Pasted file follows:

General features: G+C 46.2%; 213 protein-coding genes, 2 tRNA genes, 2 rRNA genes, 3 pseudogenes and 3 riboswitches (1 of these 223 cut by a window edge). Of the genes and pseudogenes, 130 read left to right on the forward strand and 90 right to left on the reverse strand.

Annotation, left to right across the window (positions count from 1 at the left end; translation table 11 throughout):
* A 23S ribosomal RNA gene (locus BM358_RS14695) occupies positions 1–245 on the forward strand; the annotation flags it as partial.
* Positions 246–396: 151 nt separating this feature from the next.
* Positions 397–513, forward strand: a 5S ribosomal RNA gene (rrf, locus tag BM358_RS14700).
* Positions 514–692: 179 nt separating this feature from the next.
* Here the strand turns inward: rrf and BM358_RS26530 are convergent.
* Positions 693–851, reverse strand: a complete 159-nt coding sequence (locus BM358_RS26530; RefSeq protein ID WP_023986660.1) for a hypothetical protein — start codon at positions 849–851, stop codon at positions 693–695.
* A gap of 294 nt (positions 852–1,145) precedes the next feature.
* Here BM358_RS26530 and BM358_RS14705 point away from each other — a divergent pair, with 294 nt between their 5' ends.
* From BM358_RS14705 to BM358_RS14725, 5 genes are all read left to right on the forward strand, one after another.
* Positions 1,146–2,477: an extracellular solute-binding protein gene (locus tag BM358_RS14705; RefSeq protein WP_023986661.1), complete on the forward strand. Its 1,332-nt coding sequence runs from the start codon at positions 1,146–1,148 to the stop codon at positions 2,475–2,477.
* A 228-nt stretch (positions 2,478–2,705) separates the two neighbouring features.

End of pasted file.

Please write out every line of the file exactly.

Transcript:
General features: G+C 46.2%; 213 protein-coding genes, 2 tRNA genes, 2 rRNA genes, 3 pseudogenes and 3 riboswitches (1 of these 223 cut by a window edge). Of the genes and pseudogenes, 130 read left to right on the forward strand and 90 right to left on the reverse strand.

Annotation, left to right across the window (positions count from 1 at the left end; translation table 11 throughout):
* A 23S ribosomal RNA gene (locus BM358_RS14695) occupies positions 1–245 on the forward strand; the annotation flags it as partial.
* Positions 246–396: 151 nt separating this feature from the next.
* Positions 397–513, forward strand: a 5S ribosomal RNA gene (rrf, locus tag BM358_RS14700).
* Positions 514–692: 179 nt separating this feature from the next.
* Here the strand turns inward: rrf and BM358_RS26530 are convergent.
* Positions 693–851, reverse strand: a complete 159-nt coding sequence (locus BM358_RS26530; RefSeq protein ID WP_023986660.1) for a hypothetical protein — start codon at positions 849–851, stop codon at positions 693–695.
* A gap of 294 nt (positions 852–1,145) precedes the next feature.
* Here BM358_RS26530 and BM358_RS14705 point away from each other — a divergent pair, with 294 nt between their 5' ends.
* From BM358_RS14705 to BM358_RS14725, 5 genes are all read left to right on the forward strand, one after another.
* Positions 1,146–2,477: an extracellular solute-binding protein gene (locus tag BM358_RS14705; RefSeq protein WP_023986661.1), complete on the forward strand. Its 1,332-nt coding sequence runs from the start codon at positions 1,146–1,148 to the stop codon at positions 2,475–2,477.
* A 228-nt stretch (positions 2,478–2,705) separates the two neighbouring features.